27 Sep

Norway to establish Embassy in Mali

The Government has recently stepped up Norway’s efforts to promote stabilisation and conflict resolution in the Sahel region. Developments in Mali in the time ahead will be of great importance for the region as a whole. Norway’s contribution to the UN mission in Mali (MINUSMA) has added an extra dimension to Norway’s efforts in the Sahel. Earlier this year, Minister of Foreign Affairs Børge Brende and Minister of Defence Ine Eriksen Søreide visited Mali for political talks and for meetings with Norwegian military personnel.

‘Norway’s efforts in Mali are part of our focus on fragile states and on countering violent extremism. Promoting peace and stability in the Sahel will be important for fostering growth and development, and for preventing high rates of migration from the region in the future,’ said Mr Brende.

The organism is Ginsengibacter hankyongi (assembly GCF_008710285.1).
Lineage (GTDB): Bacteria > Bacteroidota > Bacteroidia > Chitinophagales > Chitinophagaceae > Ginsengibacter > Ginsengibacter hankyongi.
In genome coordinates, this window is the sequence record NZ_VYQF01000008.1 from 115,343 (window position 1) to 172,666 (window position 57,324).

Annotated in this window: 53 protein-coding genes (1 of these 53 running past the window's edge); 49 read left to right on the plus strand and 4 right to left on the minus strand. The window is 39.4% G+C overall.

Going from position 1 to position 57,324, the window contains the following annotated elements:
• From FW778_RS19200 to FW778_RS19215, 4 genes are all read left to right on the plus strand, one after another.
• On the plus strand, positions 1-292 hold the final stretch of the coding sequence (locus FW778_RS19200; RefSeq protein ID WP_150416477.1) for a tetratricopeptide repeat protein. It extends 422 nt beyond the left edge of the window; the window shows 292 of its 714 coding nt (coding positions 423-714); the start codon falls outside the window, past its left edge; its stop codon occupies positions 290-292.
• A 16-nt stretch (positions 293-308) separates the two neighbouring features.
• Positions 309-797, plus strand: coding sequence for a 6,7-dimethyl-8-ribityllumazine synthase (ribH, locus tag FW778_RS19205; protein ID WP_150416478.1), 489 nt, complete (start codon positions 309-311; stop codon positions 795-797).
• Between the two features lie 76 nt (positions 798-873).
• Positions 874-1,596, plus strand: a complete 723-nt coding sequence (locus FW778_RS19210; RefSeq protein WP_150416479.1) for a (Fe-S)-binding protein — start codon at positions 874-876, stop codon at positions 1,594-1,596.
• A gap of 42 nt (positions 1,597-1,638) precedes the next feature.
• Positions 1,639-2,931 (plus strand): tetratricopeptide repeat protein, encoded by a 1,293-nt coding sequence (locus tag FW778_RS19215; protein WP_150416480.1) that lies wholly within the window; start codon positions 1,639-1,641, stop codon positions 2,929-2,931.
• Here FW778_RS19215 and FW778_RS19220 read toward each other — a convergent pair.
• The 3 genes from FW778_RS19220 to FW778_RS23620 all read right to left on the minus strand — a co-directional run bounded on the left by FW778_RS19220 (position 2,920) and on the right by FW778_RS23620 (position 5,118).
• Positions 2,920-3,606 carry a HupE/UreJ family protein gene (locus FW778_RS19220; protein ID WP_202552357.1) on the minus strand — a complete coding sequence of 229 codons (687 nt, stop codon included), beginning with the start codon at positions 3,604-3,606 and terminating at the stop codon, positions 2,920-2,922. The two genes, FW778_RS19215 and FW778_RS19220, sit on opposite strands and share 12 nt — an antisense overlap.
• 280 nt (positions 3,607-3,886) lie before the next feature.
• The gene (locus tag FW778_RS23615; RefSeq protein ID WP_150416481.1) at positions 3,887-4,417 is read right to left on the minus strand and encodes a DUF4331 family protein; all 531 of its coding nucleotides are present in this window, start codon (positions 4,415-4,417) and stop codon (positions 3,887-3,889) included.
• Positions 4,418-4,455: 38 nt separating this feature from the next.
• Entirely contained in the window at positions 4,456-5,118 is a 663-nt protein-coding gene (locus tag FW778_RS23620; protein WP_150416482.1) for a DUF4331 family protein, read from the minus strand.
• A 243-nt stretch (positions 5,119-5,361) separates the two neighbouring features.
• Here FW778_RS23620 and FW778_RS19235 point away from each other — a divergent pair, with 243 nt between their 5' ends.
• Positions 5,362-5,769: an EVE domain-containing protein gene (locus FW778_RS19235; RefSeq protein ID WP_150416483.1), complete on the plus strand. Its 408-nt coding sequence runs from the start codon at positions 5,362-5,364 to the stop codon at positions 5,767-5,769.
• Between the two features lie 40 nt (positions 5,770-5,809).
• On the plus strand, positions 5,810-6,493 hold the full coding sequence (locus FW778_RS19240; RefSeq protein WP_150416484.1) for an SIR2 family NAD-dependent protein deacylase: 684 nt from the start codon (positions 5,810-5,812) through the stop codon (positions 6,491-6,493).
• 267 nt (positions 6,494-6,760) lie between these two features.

Mali is one of the focus countries in Norway’s development policy, and Norway wishes to be a long-term partner with a view to promoting peace, security and development in the country.

‘Our future cooperation was a key topic when I met Mali’s Foreign Minister, Abdoulaye Diop, this week in connection with the UN General Assembly. Mr Diop welcomed the news that Norway is to establish an embassy in Bamako. The authorities in Mali have wanted a Norwegian diplomatic presence in the country,’ said Mr Brende.

Norway’s engagement in Mali dates back to the time of the drought in the country in the 1980s. Broad cooperation was established, involving Norwegian civil society groups and international partners, to prevent famine, poverty and conflict in the region. Since then, Norway’s engagement has been expanded, and today includes efforts to promote education, peace and reconciliation, and support for processes of stabilisation and democratisation. Norway’s participation in MINUSMA has strengthened the Government’s peace efforts in the region. The Norwegian Embassy in Bamako is due to be opened in the summer of 2017.

Distributed by APO on behalf of Royal Norwegian Ministry of Foreign Affairs.

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